Sentimental things

About three months ago, we moved back to Melbourne. Mostly because as our business (thankfully) gets busier, we need more family help with our five-year-old daughter. But another reason we came back was because my Dad, Jeff, needed to go into care because he has Alzheimer’s.

Dad bike.jpg

Aside from the complicated, eccentric and diverse man he is, Dad is first and foremost a cyclist. He began riding as a kid, and in the words of his mother, ‘the only time Jeff is happy, is when he’s on a bike’. It’s true. He’s a man with a multi-tracked-mind, rarely in the present moment, and whose thoughts have driven him to the brink of crazy.

The physical energy cycling requires means your minds can take a rest while you pedal. Along with riding to stay fit, he raced for over 40 years too, for local Melbourne clubs, all the way to racing through Europe in the 1960s and 1970s. He probably stopped racing locally about 10 years ago, in his 60s, but still trained every day, right up until he went into care this year. 

When Jeff’s racing career was reaching its peak, he knew he needed to get to Europe, where the serious racing happens. He was living in Australia in the 1960s, when an around-the-world plane ticket was the equivalent to half a year’s salary. When Jeff arrived in Italy in 1967, it was like a homecoming, not least for the mutual love of cycling. From that moment onwards, Dad would only ride with Italian brands, like Campagnolo, Bianchi and Colnago.     

Growing up with these brands (literally, all of Dad’s bikes lived in our house, never in the garage), I never even knew there were other bike brands, with the exception of the pink Malvern Star I had. 

Since moving back to Melbourne, we’ve begun the huge undertaking of dismantling and selling his various collections. Like I said, he was a diverse character, and he loved everything from 1970s Fords, to motorbikes, American memorabilia and, of course, push bikes. As we slowly uncover, unpack and consolidate his vast collections, it’s the bike stuff I dread selling the most. 

The 1950s Seeburg jukebox (and the 1975 one), the antique fridges, the motorbike gear and the car stuff, has all been relatively easier to move on. As long as the price is right, I don’t really care where the stuff goes and who it goes to. But the bike stuff is a different level. Part of the reason is because of the beauty of the products themselves. This gear is old, it’s imported, it’s rare and it’s beautifully made. 

Most of the gear is Campagnolo, and for the uninitiated, Campagnolo is the gold standard of good, trusted quality, with a decent whack of Italian flair designed into it. Any racer worth their salt knows the brand and respects it.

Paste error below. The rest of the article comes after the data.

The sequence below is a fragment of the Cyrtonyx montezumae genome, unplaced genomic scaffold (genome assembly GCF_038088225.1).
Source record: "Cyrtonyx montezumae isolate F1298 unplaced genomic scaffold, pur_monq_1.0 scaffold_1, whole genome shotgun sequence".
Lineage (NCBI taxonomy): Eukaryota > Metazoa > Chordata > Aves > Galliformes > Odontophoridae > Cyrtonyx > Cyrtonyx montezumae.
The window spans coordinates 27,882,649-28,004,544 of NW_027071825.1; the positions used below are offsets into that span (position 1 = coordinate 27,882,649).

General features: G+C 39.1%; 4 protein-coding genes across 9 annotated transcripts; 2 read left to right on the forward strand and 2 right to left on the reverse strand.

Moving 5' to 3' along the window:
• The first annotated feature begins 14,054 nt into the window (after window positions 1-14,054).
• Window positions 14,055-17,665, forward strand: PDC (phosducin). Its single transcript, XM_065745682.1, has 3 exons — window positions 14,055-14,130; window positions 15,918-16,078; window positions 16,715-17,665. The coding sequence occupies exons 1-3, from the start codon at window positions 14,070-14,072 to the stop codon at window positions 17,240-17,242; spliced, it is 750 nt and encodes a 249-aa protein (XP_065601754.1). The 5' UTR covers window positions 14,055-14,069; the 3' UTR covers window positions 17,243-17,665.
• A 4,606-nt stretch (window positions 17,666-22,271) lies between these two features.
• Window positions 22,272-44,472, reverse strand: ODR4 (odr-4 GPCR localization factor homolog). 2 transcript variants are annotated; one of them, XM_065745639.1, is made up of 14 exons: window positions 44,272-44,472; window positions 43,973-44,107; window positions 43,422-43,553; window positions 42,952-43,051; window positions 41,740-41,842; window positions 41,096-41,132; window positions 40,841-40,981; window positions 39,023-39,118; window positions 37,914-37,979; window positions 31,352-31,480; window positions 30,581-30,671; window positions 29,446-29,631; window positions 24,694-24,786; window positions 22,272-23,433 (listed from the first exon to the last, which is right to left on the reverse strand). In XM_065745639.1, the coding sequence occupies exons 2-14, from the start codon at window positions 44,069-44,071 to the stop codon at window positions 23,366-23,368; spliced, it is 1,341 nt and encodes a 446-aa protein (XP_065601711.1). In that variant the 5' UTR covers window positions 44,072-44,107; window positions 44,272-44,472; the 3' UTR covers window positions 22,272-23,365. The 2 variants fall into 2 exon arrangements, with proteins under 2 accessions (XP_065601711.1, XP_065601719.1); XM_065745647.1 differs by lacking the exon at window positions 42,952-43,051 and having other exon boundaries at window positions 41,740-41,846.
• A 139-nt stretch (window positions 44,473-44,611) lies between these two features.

Without knowing anything about the brand, or its history, you can feel the level of its quality by holding the parts themselves. They feel well-weighted. Their finish is polished and satin-smooth. They’re packaged with care, often wrapped in tissue paper, then boxed. Each piece is either engraved or stamped with the Campagnolo brand. Each piece is ergonomic and built for optimal slipstream.

How I feel when I handle the gear is more subjective. With each part I pick up to evaluate, it reminds me of my Dad’s love affair with cycling and how he was a better person when he was on the bike. It reminds me of the man who was brave and adventurous enough in the 1960s, in his 20s, to travel from Australia to Europe, following his passion.

Now it’s time to break apart his collection and sell it off, and I’m ashamed to say, I’ve become a pesky seller. If a buyer starts to haggle, I recoil in horror. If a buyer tells me they don’t even care about labels, I find myself talking them out of buying it altogether. One guy asked if he could bring his bike over to our house to try on some Campagnolo wheels. I declined his offer, telling him the potential of damage was too risky. He asked if I meant damage to his bike? I told him no, it was too risky for our beautiful wheels!

It’s not all bad though. This process has brought out people from the past, long forgotten, or never met. Cyclists who knew Dad from a different lifetime and bring with them stories about Dad and the cycling fraternity I never knew. These beautifully crafted, purpose built, machines, are bringing life back to a dying past.

Renée Ballard